Most of the memorials you’ll see as you walk round Lochnagar Crater are for men who fought in the First World War.
But we also remember that women took part in the struggle too, many on the Home Front and others who served as nursing staff. Women who tended for the wounded, for example, are remembered by the ‘Nurses’ Bench’ installed in a corner, overlooking No Man’s Land. And if you look carefully, you’ll also find a plaque on the walkway to Sister Ellen Andrews, a reminder that some of the nurses did not survive the war.
The circumstances of Ellen’s life are fairly well-documented, and this article is based on research by long-standing Friend, Roger Frankish. The picture, right, shows Ellen as a Staff Nurse. Just visible is her Territorial Force Nursing Service badge (TFNS) on the right lapel of her cape, which has a silver T on each corner. Sister Ellen Andrews was killed in action on 21st March 1918 at Lillers, about 12 km north west of Bethune. She was 32 years old. Lillers was behind Allied lines, but nowhere was safe, and Sister Andrews died in a bombing raid by a German Taube plane. She’s buried in Lillers Communal Cemetery. The aerial attack in which she died took place in the evening, and lasted for several hours. According to a soldier in the Royal Army Medical Corps, bombs exploded all over the town. An ammunition train and oil tank were blown up, and the hospital was damaged.
Sister Andrews was with the Charge Sister/Matron and two other Sister colleagues from 58th Casualty Clearing Station, returning to their billets from the hospital, when a bomb exploded nearby as they crossed the railway. She was killed and the Matron badly wounded.
On 27th March 1918 Miss Emma Maud McCarthy, Matron-in-Chief, Queen Alexandra’s Imperial Military Nursing Service (QAIMNS), BEF, wrote in her war diary:
“The two Sisters who accompanied them displayed wonderful presence of mind – although shells were popping all round, one stayed on the line by the side of the girl who was dead and the other who was wounded, while the other went to the CCS (Casualty Clearing Station) for help…The two girls, after bringing their sad burden to the CCS, continued working all night as though nothing had occurred”.
The London Gazette, 3rd June 1918, reported the award of the Royal Red Cross (1st Class) to Miss Maxey, the wounded Sister.
The London Gazette recorded the following day the award of Military Medals to the three Sisters who survived:
MAXEY, Kate, RRC, Sister-in-Charge, Territorial Force Nursing Service.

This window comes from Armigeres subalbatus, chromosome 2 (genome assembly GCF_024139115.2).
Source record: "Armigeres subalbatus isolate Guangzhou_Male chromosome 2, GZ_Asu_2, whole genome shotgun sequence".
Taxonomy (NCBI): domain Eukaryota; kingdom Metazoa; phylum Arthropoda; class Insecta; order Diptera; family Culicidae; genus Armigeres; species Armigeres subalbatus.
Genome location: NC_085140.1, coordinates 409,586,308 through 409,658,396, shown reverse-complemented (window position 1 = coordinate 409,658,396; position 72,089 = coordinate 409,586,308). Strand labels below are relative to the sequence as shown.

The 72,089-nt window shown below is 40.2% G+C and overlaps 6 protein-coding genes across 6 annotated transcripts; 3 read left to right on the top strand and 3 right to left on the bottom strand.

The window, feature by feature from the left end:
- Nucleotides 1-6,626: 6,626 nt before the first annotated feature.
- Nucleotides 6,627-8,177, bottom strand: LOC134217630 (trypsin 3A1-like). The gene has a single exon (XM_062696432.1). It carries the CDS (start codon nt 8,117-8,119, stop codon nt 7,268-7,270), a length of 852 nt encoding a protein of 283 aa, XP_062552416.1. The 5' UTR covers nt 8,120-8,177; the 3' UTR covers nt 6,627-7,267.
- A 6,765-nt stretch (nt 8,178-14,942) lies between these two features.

For gallantry and conspicuous devotion to duty displayed during a recent hostile bombing raid on a CCS. Although severely wounded herself, she went to the aid of another Sister, who was fatally wounded, and did all she could for her. Later, although suffering severe pain, she showed an example of pluck and endurance which was inspiring to all.
LUTWICK, Marie Dow, ARRC, Acting Sister, QAIMNS Reserve.
For bravery and devotion to duty during a hostile bombing raid when in company with the Matron who was severely wounded and a Sister who was killed. She crossed the open bomb-swept ground alone in order to procure help. Subsequently she returned to the CCS and continued to work for many hours, under conditions of great danger.
BROWN, Mary Agatha, Acting Sister, QAIMNS Reserve.
For bravery and devotion to duty during a hostile bombing raid when in company with the Matron who was severely wounded and a Sister who was killed. She remained with them and tended them till help arrived. Subsequently she returned to the CCS and worked devotedly for many hours, under conditions of great danger.
So how did this brave young woman come to be in northern France where her life ended in awful circumstances by a railway track? It was a long way from Gedney Dyke in the Fens, where Ellen Andrews was born on 1st January 1886, daughter of a blacksmith from Wrawby, a north Lincolnshire village, and wife Hannah. The family soon moved to Wrawby; sadly her father died in 1891, aged 26. Hannah married Robert Leeson in 1904; he died in 1905. The 1901 census shows Ellen, 15, living at nearby Barnetby in the house of the village doctor employed as a domestic nurse. By her mid-20s Ellen was a nurse at Leicester Infirmary; there, notices would have been available regarding enrolment into the Territorial Force Nursing Service for the purpose of maintaining a staff of nurses willing to serve in 23 general hospitals in the event of embodiment of the Territorial Force; rolls would be kept of Matrons, Sisters, and nurses willing to serve in their allocated hospitals. Each hospital roll would consist of 120 nursing staff of whom 91 would be called up for duty on embodiment. When Ellen enrolled into the Territorial Force is not known but a document in her service record (WO/399/9453) states she joined the Territorial Force Nursing Service on 26th August 1914 at the 5th northern General Hospital, Leicester, suggesting that she had enrolled and been called up for duty; the March 1915 British Nursing Journal, in an article on 5th northern General, lists Ellen as a staff nurse on the hospital staff. She was highly regarded. In June, 1916, the London Gazette reported that Ellen and another TFNS staff nurse, Miss M. Ochse, 4th northern General Hospital (Lincoln), were awarded the Royal Red Cross (Second Class) “in recognition of their valuable services in connection with the war”; they received the awards from King George V at Buckingham Palace on 7th October, 1916. Ellen agreed to serve abroad in March, 1917, and her annual report in May reported that ‘Miss Andrews was a very good and capable Staff Nurse who on being promoted to be Sister showed her ability to manage her wards well. She is on the Foreign Service list’. On 14th July 1917 Ellen joined her unit, 59th General Hospital (known as the northern General), at St Omer in France.